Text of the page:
Despite fierce demand for its products in China, where the company’s fourth quarter revenues quadrupled this year to $4.5 billion, Apple is missing out on potential sales due to high prices and poor support for Chinese networks, according to Reuters:
It is not that Apple’s iPhones and iPads are losing favour among Chinese consumers. The iconic products are flying off the shelves at Apple’s five flagship stores in Shanghai and Beijing, unauthorized sellers, and even from fake shops dressed up to look eerily like the real thing.
The problem facing Apple seems to be timing.
Network technology is not sufficient to fully support iPhone and iPad capabilities, while other handset makers supply phones that support the various mobile standards used in China ….
In fact, Apple’s smartphone market share shrank to 10.4 percent in the third quarter from 13.3 percent in the previous quarter. Samsung’s shot up to 19.2 percent from 14.6 percent and Huawei to 11 percent from 7.3 percent.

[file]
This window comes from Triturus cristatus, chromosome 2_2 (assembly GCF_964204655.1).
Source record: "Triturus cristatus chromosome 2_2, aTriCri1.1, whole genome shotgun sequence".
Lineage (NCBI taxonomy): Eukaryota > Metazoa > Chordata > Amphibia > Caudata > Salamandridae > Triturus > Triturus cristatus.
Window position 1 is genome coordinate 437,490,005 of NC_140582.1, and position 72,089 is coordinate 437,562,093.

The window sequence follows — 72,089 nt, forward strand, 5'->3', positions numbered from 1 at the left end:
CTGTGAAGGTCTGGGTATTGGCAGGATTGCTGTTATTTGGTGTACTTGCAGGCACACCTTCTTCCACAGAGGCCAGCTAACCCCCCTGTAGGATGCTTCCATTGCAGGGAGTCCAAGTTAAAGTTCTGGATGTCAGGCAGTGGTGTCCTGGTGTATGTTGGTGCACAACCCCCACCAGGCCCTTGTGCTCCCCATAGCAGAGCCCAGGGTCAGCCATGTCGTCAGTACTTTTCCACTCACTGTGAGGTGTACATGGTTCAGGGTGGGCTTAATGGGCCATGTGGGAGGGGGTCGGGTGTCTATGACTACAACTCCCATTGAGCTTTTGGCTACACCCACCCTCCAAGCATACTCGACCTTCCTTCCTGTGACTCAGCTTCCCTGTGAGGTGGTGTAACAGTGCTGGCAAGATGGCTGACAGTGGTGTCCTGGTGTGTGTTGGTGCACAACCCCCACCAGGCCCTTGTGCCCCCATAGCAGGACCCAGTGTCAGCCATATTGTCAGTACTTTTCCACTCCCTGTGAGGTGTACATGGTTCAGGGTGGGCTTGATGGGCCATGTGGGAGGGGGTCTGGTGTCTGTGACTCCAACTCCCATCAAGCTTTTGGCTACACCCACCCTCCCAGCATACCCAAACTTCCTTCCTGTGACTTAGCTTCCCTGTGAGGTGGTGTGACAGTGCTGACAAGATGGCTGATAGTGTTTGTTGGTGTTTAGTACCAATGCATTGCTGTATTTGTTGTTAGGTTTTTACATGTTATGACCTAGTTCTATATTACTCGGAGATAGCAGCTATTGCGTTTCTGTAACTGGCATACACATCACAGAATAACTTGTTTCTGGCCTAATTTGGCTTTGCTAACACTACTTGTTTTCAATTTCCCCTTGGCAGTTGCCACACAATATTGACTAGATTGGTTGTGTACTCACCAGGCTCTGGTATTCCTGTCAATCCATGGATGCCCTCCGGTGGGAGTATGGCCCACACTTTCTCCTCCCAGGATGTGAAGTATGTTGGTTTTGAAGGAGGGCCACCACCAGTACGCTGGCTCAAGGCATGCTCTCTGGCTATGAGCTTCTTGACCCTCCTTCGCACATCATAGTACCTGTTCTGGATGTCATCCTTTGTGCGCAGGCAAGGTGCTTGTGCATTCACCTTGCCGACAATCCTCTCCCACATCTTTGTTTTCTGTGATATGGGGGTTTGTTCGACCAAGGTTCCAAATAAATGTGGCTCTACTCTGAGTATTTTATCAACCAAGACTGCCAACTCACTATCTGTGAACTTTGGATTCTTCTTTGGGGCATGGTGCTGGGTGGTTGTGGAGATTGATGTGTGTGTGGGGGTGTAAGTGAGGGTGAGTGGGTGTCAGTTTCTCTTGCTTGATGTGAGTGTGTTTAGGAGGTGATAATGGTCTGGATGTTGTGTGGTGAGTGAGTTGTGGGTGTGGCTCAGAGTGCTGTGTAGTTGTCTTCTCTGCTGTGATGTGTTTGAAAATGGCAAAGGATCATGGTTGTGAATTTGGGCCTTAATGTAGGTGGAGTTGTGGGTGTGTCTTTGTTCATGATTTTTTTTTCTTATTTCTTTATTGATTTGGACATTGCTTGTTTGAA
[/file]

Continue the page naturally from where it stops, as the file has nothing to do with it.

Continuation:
As John Gruber argues at Daring Fireball, however, “Apple’s business has never been about capturing the entirety — or even a unit-share majority — of any market. They just make cool things and sell them for a profit. That’s it.” The company’s aversion to the profit-thin low-end market appears to have served it well. Industry analyst Horace Dediu estimates that while iPhones comprised only 5.6% of all mobile phones sold worldwide in Q2 2011, Apple wrung almost twice as much profit from phone sales that quarter as all its rivals combined.